{mospagebreak title=Tag containment}

To associate the contained tags with some particular purpose or context, it is often useful to provide custom tags that act as containers for other types of custom tag. Examples in Listing 1 include the dimensions tag, the sliceDimensions tag, and the includeFilter tag. All three of these tags can contain dimension tags, and in each case, the contained tags specify the dimensions which are to be applied in a particular way when fetching the data. Listing 6 shows the dimensions tag again for reference.

Listing 6. The dimensions tag from Listing 1

<%@ taglib uri=”/WEB-INF/tlds/dd.tld” prefix=”dd” %>

<dd:data id=”sales”>
  <dd:dataSource>Sales Figures</dd:dataSource>


  and so forth..

The dimension tag will implement the JSP BodyTag interface, as it needs to work with the text contents of the tag (which is the dimension name). The most straightforward implementation is to extend the BodyTagSupport class, and override the doEndTag method to extract the body text. However, it is not the dimension tag itself that needs to know the dimension name. It is actually the containing tag (the dimensions tag in this example) that knows what to do with it. So, a system is needed for passing the dimension name to whatever containing tag can handle it.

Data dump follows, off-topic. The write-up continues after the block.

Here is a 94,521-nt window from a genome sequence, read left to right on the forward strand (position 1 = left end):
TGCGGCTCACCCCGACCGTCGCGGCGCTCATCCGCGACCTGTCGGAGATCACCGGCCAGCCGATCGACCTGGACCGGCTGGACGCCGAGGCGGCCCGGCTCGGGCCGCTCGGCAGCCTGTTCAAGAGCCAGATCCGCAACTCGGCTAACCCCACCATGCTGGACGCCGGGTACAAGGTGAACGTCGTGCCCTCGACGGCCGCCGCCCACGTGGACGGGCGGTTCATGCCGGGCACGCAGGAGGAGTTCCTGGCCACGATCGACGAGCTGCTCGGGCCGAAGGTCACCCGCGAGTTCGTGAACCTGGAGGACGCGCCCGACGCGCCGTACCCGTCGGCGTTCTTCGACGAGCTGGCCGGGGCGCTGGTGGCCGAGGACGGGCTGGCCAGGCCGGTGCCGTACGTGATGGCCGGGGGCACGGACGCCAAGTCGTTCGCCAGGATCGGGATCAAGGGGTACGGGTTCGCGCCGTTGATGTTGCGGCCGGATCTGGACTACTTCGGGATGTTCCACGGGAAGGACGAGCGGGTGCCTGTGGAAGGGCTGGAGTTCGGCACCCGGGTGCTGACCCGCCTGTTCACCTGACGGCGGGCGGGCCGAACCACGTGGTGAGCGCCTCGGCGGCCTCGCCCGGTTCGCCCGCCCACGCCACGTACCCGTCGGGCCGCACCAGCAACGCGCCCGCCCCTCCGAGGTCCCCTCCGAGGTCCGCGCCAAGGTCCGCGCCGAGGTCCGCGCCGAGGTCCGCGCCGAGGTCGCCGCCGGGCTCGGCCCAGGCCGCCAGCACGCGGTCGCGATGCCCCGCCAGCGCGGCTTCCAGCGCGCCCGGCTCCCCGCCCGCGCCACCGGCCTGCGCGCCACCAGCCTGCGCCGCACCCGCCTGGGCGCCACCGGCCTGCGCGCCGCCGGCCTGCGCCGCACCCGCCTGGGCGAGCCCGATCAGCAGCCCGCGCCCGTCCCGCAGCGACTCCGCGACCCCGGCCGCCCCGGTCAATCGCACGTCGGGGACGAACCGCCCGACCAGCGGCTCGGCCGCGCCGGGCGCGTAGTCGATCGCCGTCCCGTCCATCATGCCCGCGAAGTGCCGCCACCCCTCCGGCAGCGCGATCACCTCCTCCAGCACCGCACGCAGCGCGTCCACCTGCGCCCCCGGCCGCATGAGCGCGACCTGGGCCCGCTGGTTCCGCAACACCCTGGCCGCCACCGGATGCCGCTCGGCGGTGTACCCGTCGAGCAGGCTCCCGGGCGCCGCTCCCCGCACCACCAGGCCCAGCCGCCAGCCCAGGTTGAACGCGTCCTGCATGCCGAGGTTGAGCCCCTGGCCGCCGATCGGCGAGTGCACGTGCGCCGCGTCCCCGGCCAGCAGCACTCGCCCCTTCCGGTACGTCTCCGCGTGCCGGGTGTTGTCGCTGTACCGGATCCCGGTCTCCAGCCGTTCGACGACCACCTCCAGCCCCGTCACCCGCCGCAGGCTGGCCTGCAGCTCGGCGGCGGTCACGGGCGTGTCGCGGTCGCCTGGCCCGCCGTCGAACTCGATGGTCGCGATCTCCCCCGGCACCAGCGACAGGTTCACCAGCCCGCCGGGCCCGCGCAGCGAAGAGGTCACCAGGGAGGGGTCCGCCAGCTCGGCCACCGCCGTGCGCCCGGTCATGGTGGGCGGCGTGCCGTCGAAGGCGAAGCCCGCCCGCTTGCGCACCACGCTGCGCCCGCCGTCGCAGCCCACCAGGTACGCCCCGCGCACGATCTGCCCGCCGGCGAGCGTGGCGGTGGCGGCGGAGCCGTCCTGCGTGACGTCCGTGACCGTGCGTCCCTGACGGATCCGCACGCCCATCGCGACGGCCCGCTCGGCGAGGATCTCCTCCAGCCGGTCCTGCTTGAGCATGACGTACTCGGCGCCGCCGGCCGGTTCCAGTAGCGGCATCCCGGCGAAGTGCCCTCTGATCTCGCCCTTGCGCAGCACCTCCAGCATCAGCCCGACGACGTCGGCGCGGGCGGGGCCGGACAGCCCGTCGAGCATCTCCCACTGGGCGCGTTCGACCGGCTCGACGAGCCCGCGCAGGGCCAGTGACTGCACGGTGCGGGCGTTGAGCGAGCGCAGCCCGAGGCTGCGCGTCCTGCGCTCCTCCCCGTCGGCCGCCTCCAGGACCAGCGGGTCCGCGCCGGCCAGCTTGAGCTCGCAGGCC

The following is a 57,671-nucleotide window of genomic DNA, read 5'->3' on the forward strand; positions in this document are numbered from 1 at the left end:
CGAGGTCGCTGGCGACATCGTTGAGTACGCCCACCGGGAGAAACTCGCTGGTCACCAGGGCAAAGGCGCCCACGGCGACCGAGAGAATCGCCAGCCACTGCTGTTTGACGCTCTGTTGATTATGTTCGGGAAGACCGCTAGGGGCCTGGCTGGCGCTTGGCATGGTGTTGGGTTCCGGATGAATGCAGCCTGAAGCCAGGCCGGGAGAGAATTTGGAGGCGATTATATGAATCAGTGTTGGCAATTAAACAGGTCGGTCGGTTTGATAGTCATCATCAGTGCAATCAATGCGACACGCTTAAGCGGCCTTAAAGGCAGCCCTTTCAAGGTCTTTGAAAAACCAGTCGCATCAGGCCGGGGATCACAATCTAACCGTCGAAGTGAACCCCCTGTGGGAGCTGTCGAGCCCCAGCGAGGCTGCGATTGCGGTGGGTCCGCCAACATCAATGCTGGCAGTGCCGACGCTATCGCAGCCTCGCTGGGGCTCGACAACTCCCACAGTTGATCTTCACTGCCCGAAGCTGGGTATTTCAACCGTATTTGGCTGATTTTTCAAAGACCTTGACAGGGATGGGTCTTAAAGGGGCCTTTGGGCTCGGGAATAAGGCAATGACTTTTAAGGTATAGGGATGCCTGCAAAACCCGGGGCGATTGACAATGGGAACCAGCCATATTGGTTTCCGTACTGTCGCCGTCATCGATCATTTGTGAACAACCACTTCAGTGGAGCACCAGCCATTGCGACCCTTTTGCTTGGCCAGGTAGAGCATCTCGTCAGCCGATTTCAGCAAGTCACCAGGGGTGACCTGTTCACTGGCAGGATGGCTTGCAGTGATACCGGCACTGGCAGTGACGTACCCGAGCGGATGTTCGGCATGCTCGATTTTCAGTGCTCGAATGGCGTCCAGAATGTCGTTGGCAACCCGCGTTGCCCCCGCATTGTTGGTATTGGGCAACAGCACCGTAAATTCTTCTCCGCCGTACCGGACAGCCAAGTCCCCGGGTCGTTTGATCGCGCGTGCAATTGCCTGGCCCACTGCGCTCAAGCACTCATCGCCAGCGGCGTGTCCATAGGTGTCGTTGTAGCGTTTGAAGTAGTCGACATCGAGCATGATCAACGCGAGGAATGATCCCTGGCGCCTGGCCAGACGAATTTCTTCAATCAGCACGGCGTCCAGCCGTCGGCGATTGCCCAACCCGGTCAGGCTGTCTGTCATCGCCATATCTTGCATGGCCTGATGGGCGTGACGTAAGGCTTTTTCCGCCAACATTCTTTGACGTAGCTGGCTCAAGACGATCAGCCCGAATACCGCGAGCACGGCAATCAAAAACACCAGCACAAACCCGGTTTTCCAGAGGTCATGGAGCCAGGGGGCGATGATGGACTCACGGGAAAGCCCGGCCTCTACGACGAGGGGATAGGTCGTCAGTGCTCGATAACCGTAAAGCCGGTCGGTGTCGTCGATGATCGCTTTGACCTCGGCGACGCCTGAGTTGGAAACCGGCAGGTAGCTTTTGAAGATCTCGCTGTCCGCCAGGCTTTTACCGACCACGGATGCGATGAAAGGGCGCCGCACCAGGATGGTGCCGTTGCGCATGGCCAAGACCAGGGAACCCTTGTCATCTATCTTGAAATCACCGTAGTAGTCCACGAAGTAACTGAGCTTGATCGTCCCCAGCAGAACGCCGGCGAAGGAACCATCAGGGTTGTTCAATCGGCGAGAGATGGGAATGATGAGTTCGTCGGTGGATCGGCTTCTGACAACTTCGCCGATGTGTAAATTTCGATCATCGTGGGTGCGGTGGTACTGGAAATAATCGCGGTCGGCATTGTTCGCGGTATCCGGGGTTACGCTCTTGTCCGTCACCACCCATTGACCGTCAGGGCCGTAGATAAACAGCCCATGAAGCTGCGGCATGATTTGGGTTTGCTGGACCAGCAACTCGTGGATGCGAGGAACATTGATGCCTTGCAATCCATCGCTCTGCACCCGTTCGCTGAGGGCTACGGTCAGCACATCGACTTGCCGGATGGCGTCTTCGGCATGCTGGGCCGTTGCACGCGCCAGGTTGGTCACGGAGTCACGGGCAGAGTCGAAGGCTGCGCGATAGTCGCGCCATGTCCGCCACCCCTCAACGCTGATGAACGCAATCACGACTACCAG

The JSP findAncestorWithClass static method is very helpful for locating a suitable containing tag. Notice that this method does not only look at the immediate containing tag (which is known as the parent tag), but continues to look at parent tags all the way out until it either finds one that is suitable or runs out of tags to look at. This is important because the example here has the dimensions tag as an immediate parent of the dimension tags that are within it. Many reasons exist why other tags might come in-between. For example, the page author might use some suitable conditional inclusion tags to selectively activate certain combinations of the contained tags, and the findAncestorWithClass method will step past any such intervening tags and find the required containing tag if it exists.

Of course, quite a variety of tags might want to contain dimension tags. To enable the dimension tag handler to find the right container, a Java interface is created. Listing 7 shows a suitable interface. Any custom tag that is designed to contain dimension tags needs to implement this interface, as well as the JSP Tag interface. Listing 8 shows a typical implementation of the doEndTag method for the dimension tag itself.

Listing 7. An interface for containers of dimension tags to implement

public interface DimensionTagContainer
   * Supply the name of a dimension from a contained dimension tag.
   * @param dimensionName The name of the contained dimension.
   * @throws JspTagException If this tag cannot accept the contained dimension.